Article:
In June 2010, Las Vegas police officers knocked on the door of 21-year-old Trevon Cole, a man they believed was selling narcotics. When he failed to answer the door, they raided his apartment and found him flushing marijuana down the toilet. Although Cole wasn't armed, police fatally shot him.Officers later learned that their warrant was actually for another man who had the same name but a different address and a lengthy criminal record. Cole's family received a $1.7 million settlement from the police department. The case also resulted in departmental changes, but the officer responsible for the shooting only received a 40-hour suspension.
Jorge Gomez was attending a Black Lives Matter demonstration in downtown Las Vegas when police shot and killed him. A few minutes before, a man had shot another officer in a nearby location. Officers used this unrelated shooting as justification for killing Gomez, who was openly and legally carrying a gun in a holster at the time.The district attorney declined to press criminal charges against any of the officers, stating that they were justified in believing that Gomez might hurt them even though he hadn't acted aggressively.
Las Vegas Police Brutality Lawyers
A variety of Las Vegas attorneys and law firms are available to assist victims of police brutality. They include:
These and other attorneys with experience in police brutality cases know how to navigate the city’s complex legal processes. At Police Brutality Center, we may be able to help connect you with a civil rights lawyer so you can get legal help.
Why Work With a Police Brutality Lawyer?
Victims of police brutality often feel powerless and unsure of how to move forward. An experienced attorney will listen to the details of your case and then review police reports, videos, photographs, and witness testimony to gather evidence that supports your claim. A lawyer can also help you properly complete the paperwork to submit a misconduct complaint.
For many victims, the primary goal of hiring an attorney is making the responsible party acknowledge the harm they caused. In a civil rights case, this might involve recovering different types of damages, including:
Your lawyer will calculate the amount and type of damages you can seek before filing your claim.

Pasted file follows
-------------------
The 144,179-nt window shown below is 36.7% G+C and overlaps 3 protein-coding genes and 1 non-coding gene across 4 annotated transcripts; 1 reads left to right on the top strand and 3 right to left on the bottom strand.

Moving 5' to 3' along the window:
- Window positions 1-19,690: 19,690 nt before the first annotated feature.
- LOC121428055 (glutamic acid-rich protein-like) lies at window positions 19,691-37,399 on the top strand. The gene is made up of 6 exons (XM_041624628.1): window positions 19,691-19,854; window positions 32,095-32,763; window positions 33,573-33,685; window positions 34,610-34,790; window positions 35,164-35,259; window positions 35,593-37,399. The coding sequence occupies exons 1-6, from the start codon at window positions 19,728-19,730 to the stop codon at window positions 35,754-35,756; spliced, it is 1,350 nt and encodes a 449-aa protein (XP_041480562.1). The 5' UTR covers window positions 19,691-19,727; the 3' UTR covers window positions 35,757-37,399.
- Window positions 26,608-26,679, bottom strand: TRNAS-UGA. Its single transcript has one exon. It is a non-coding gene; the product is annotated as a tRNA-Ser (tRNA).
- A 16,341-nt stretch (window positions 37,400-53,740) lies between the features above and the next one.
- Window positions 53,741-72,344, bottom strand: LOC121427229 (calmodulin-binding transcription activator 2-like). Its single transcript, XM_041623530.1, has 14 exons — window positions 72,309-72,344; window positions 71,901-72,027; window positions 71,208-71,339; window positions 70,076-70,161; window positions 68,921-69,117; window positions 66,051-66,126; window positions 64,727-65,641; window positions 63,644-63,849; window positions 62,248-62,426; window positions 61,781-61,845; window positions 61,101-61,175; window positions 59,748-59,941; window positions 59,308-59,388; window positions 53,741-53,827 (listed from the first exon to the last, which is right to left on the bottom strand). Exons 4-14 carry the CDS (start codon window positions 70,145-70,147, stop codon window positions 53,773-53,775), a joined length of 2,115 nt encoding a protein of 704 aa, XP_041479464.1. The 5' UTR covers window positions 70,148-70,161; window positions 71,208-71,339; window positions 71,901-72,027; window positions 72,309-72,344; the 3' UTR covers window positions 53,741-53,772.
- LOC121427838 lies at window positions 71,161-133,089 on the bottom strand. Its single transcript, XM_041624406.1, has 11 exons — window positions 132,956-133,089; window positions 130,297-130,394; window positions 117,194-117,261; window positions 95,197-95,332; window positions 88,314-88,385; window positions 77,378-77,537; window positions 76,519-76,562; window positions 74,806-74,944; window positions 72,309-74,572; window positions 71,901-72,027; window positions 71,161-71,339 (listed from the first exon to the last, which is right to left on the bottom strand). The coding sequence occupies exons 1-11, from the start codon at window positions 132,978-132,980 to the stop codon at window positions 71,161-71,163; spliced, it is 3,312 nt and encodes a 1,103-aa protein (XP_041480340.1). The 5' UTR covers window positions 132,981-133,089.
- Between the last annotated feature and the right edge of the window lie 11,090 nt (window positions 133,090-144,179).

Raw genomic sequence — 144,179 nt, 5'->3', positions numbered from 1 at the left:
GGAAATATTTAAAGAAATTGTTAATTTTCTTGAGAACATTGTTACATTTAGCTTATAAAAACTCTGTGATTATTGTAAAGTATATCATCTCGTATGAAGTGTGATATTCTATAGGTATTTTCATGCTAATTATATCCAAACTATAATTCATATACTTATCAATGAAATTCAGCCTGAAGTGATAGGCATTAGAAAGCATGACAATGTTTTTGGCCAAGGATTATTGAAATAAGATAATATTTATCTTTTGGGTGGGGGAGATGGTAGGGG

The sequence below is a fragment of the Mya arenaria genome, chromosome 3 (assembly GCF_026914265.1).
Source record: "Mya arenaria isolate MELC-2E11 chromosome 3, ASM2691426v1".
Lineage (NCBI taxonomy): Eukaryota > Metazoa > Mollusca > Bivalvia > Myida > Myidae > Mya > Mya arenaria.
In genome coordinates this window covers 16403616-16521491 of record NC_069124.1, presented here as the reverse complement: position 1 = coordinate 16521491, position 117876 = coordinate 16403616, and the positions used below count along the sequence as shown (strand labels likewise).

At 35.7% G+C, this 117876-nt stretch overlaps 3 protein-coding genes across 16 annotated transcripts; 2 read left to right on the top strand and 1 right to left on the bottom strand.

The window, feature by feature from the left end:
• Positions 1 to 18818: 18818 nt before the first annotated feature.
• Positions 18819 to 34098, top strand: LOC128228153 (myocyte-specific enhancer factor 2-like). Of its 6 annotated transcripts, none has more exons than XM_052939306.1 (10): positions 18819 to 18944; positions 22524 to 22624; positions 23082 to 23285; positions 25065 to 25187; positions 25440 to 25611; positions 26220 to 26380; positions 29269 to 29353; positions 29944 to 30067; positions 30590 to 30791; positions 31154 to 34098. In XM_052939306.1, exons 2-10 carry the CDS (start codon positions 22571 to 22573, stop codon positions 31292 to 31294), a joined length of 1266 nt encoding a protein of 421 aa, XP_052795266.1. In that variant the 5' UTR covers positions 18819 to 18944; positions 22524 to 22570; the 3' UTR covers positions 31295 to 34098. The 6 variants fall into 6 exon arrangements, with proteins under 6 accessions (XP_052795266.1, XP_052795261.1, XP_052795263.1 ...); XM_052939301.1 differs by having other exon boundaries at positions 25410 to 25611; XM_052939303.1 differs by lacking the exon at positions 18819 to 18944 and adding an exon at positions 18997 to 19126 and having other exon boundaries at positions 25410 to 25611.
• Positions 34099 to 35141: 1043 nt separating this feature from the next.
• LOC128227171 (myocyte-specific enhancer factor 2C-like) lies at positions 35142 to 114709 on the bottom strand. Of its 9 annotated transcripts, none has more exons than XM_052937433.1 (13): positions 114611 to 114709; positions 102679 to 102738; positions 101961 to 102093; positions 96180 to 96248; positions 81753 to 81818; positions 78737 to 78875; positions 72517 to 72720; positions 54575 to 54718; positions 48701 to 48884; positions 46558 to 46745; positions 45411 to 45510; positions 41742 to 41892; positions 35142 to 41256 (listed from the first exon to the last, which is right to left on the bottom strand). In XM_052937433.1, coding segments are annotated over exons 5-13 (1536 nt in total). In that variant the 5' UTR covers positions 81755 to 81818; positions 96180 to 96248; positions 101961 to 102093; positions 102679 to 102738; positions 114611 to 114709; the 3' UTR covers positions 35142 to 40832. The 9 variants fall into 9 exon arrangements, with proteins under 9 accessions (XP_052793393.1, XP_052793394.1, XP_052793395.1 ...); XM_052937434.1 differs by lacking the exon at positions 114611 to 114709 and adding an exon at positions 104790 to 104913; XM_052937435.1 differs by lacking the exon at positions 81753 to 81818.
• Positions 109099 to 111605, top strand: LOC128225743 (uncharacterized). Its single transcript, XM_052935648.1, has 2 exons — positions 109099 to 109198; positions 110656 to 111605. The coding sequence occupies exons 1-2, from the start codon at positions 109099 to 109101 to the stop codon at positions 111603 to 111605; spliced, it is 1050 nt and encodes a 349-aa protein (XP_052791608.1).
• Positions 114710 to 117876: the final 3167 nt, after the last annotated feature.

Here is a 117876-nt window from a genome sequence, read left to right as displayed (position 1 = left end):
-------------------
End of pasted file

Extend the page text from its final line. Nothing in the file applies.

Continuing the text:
Filing a Civil Rights Claim in Las Vegas
There are multiple ways for victims of police misconduct in Las Vegas to bring attention to their experience. An attorney can assist you with filing a complaint or lawsuit.
Citizen Review Board
As a victim of police brutality, you can file complaints about police misconduct with the LVMPD Citizen Review Board as long as you submit it within one year of the date of the incident. When you file a written complaint, the board’s director reviews it and determines whether it falls under their jurisdiction. If it does, a screening panel reviews it and any documentation submitted by internal affairs or the officer in question. They might dismiss it or recommend disciplinary action, additional training, or policy changes.
LVMPD Complaint Submission
You can also submit a complaint directly to the LVMPD through the department’s website. If the department feels your report warrants further investigation, a representative of the Internal Affairs Bureau will reach out to speak to you and gather more information about the officer involved.
Your complaint should contain as many details as possible, including:
When you file your complaint, remember that it needs to paint a clear and accurate picture of what occurred.
If you decide to pursue a civil claim against the police department and any officers, your attorney will investigate, collect evidence, and speak to witnesses. They will review footage from police body cameras, which Nevada law requires all officers to wear and use. Your attorney will also complete all necessary paperwork and file it within the statute of limitations.
Police Reform in Las Vegas
In 2021, the LVMPD released a 37-page accountability report and promised to continue to do so in subsequent years. Unfortunately, only one year later, the department announced it would no longer produce or release its report, which included a list of complaints against police officers and the resolution of any internal investigations conducted in response to the complaints. This about-face reflects a lack of progress that frustrates advocates for police reform throughout Las Vegas.
Despite this development, the Crime and Justice Institute issued a report showing that the LVMPD has made some positive changes, such as:
These improvements demonstrate that change is possible but that the fight for better police practices is far from over.
Seeking Support for Las Vegas Police Brutality Victims
You shouldn’t have to carry the financial burden and anxiety of growing medical bills following an incidence of police brutality. While your encounter with police may have left you physically and emotionally traumatized, you can fight for justice, and you don’t have to do it alone.
An attorney will provide guidance as you decide whether to file a misconduct complaint or a civil rights lawsuit. If you need assistance from a Las Vegas police misconduct lawyer, contact the Police Brutality Center to get legal help.